Promoting Participation in Schoolwork Assistive Technology Use by Children With Physical DisabilitiesBy Murchland, Sonya; Parkyn, Helen; Assistive Technology, Vol. 23, No. 2, pp. 93--105
Publication Date: 2011
Study sought to determine the range of assistive technology (AT) items used by children with physical disabilities for participation in schoolwork. A mailed survey to a convenience sample of 703 children with disabilities aged 8 to 18 years was undertaken. Participants’ disabilities included cerebral palsy, muscular dystrophy, intellectual, neurological, and spinal disabilities, bone and joint disorders, and acquired brain injury. Questionnaires identified the AT items in use as well as their frequency, source, and location of use and gained ratings of importance and satisfaction. Of 158 survey responses, 130 or about 82 percent indicated assistive technology use. Of the 433 items reported, 177 were text generating devices, 105 alternative access solutions, and 151 software items to support participation with schoolwork. Children used an average of 3 AT items, with most children utilizing at least one form of text generating hardware. Children with cerebral palsy had the greatest range of options in use for all categories of items. Most items were used at home as well as at school. Desktop computers and laptop computers were more likely to be used at home and at school, while software for participation was more likely to be used at school only. AT items sourced by the family were more likely to be used at home and at school, whereas items sourced by the school were more likely to be used only at school. High levels of importance of and satisfaction with AT were reported, with items being used more than once a week.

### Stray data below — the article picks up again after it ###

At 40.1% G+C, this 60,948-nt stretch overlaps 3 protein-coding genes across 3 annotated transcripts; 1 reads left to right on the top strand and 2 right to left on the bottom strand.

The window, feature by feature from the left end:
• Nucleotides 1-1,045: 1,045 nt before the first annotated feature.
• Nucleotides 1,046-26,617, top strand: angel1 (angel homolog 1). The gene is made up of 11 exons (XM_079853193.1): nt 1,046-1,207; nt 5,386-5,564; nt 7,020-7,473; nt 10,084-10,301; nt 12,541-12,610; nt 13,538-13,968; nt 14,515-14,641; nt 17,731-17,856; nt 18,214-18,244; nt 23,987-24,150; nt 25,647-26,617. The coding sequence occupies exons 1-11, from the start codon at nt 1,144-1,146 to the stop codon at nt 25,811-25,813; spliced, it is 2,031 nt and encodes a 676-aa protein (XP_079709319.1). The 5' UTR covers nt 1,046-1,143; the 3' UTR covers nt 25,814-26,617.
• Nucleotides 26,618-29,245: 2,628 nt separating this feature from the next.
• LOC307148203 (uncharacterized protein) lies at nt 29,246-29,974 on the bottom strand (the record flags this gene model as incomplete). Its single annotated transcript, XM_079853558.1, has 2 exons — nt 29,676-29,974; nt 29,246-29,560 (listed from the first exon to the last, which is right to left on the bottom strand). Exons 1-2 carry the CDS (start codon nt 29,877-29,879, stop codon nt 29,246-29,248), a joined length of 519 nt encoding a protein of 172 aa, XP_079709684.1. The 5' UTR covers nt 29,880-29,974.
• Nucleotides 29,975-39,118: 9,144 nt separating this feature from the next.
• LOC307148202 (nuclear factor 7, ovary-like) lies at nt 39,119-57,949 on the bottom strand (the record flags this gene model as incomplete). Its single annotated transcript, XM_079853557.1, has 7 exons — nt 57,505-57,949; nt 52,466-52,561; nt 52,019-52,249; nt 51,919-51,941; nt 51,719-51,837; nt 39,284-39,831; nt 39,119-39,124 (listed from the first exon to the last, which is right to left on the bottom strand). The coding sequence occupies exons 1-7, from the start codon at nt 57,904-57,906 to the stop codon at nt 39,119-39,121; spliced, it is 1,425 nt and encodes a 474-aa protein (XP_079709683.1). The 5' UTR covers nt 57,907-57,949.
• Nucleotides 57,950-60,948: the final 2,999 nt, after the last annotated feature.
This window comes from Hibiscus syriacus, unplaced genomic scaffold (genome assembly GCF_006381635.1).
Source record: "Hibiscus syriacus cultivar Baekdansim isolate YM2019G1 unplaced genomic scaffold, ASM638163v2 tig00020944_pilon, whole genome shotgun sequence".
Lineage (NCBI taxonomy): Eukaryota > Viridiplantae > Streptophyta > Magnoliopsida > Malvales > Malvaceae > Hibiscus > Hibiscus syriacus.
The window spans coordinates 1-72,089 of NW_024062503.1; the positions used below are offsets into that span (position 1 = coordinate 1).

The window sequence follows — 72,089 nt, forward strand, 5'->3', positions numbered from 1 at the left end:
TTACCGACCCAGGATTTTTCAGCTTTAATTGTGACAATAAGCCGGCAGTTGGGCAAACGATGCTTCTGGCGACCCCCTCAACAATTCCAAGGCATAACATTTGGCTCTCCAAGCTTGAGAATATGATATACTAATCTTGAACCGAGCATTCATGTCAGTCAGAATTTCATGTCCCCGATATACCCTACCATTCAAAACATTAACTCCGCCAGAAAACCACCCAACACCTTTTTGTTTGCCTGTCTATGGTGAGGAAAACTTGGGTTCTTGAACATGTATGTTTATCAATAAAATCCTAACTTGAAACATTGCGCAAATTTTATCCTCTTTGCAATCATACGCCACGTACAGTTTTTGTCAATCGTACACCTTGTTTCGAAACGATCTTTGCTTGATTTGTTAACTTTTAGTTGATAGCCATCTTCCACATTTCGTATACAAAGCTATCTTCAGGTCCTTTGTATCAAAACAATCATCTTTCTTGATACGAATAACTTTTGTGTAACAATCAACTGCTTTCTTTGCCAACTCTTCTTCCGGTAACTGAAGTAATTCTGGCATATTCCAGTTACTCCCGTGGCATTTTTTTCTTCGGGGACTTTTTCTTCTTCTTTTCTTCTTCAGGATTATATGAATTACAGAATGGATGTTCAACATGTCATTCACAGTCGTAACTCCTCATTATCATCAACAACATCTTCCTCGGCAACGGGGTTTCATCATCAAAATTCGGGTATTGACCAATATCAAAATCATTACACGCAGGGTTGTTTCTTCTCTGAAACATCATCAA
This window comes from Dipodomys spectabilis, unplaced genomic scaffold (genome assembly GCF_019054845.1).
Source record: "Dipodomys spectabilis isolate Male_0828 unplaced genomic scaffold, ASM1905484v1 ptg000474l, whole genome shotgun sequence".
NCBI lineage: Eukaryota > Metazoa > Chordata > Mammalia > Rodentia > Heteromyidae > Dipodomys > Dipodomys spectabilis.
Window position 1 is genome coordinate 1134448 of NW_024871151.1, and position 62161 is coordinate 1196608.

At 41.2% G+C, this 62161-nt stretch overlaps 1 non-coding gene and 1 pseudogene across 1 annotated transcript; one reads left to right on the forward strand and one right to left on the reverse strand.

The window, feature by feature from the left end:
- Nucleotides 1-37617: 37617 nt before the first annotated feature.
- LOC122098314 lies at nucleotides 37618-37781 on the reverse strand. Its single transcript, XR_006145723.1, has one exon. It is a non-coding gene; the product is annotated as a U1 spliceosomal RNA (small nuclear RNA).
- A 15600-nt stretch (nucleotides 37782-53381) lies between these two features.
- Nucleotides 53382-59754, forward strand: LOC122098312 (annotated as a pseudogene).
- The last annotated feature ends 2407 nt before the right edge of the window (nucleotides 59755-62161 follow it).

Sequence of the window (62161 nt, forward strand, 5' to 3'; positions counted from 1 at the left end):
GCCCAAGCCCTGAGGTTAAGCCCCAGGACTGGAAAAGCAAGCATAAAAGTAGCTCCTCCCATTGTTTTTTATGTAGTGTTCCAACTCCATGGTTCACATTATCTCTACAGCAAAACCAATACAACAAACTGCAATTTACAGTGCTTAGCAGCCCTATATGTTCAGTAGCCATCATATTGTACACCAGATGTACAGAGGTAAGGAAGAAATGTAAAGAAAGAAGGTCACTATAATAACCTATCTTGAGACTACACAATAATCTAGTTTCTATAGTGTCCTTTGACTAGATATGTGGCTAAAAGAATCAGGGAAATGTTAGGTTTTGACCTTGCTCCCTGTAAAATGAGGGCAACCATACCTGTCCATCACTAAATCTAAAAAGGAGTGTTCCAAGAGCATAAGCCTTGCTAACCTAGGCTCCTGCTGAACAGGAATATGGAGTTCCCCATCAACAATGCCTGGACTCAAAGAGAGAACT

Published by: Rehabilitation Engineering & Assistive Technology Society of North America (RESNA) (Website:http://www.resna.org)